• LindaH

    I don’t have moths yet..and I hope that they don’t ever come to visit. In an effort to keep them away, I bought some cedar balls to put in my containers, and I just got some Space Bags to compress all of my stash into tiny flat bags. I can vacuum the air out, make them all lay nice and flat, and then put my yarn back into my containers once I am done. This will allow nothing to get in there to destroy my yarn.

    Oh, I once bought a commercial sweater to go with my beautiful wool skirt. I paid an outrageous amount for the outfit, and it lasted for years. Then, I let my mom wear it.. When I got it back from her house a few months later, my beautiful sweater had holes all in it, and I was devastated. I do not know how to repair the sweater, and I have been looking high and low for the midnight blue/navy yarn to replace the sweater with. Once I find it, whether on WEBS or at my local yarn shop, I will buy enough to make myself another raglan sweater to match this skirt. The moths didn’t mess with the skirt by the way, and it is 100% wool as well.

  • Mary N

    It is best to freeze the yarn/textile in tissue inside a sealed container or bag for 1 week. Remove it carefully and don’t bend anything to avoid breaking the yarn/material. Let it thaw completely for at least 48 hours or longer, then re-freeze again for one week. Again, be careful to not bend/break any fibers when you remove it. Freezing twice will kill both adult and any larvae/eggs that there might be. The tissue will help “soak up” any humidity that might condense on the inside of the bag. You will want to vacuum any cloth to remove any dead bugs or casings to reduce the interest that new bugs might find. To vacuum, lay a piece of plastic screening material over the cloth and vacuum with a soft brush nozzle at low suction. <— this is the procedure that museums use to treat infested textiles. But, as you can see, an ounce of prevention is better than a pound of cure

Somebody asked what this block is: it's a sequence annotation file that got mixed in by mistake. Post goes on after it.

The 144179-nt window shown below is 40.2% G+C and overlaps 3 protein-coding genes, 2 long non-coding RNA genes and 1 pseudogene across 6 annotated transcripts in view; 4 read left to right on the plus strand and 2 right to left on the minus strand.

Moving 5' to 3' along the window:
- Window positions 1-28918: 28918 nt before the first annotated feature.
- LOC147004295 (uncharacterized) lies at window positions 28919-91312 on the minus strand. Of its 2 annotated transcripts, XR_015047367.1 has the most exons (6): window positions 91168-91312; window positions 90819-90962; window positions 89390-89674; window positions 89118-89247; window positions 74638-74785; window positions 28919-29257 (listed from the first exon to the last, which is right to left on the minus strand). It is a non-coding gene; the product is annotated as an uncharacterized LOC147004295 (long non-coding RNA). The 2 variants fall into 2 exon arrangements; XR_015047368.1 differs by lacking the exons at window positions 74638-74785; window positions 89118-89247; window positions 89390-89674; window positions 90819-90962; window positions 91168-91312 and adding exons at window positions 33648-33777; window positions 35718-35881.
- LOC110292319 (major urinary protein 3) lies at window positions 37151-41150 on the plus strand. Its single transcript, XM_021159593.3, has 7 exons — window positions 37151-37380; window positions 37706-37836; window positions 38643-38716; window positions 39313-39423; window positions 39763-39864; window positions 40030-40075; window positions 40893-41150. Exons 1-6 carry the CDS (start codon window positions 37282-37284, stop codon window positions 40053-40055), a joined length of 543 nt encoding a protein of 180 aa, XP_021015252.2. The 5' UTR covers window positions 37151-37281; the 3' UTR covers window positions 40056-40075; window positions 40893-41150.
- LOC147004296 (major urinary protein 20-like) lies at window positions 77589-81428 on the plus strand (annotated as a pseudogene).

• Rachelle Crosbie

    I’ve had moth before, unfortunately zip-lock bags don’t stop them, they just chew through the bags. I find it I start the freezer/thaw cycle. 4 days in the freezer, 3 out after I’ve removed the worst affected fibre/yarn, I do this cycle about 3 times before I feel safe and monitor for quite a while afterwards. I’ve had it in Alpaca several times and Possum fibre too.

  • http://www.facebook.com/louise.knight.31 Louise Knight

    A bar of irish spring soap in the container works for me. I’ve never had an issue since I started using it. It will even keep mice away as I have had to store some of my “stuff” in the garage.

  • Helen

    Yes I’ve had moth damage before and I’ve used both lavender & cedar, ziploc bags, freezing, but I’ve never heard of the Irish Spring soap idea! I’m definitely gonna try it. I was looking at some “odorless” mothballs at a store recently too……… It’s challenging to keep the moths out down here in Alabama; I guess they like the weather!

  • CatherineMcClarey

    Ignorant question: do I need to also protect my acrylic yarns from moth infestations, or just the natural-fiber stuff? (Don’t have any moths yet AFAIK, but want to be proactive in preventing infestations.)

  • beviboo

    I know this is an old post but, years ago I needed a chest of drawers and my mother said that I could have the one that my sister was storing for her in her garage. It was an old 40’s-50’s veneered 6 drawer chest. It had 2 shallow drawers, 2 medium depth drawers and with my luck… the 2 bottom drawers were quite deep and were cedar lined as well and had a cedar lid for the drawers. For a long time I used that as a dresser in my bedroom but for the past few years I’ve had it in my craft/sewing room, I never thought I would have a need for those drawers but had an “ah-ha” moment a few months ago and now use it to store my wool and cotton yarns and roving…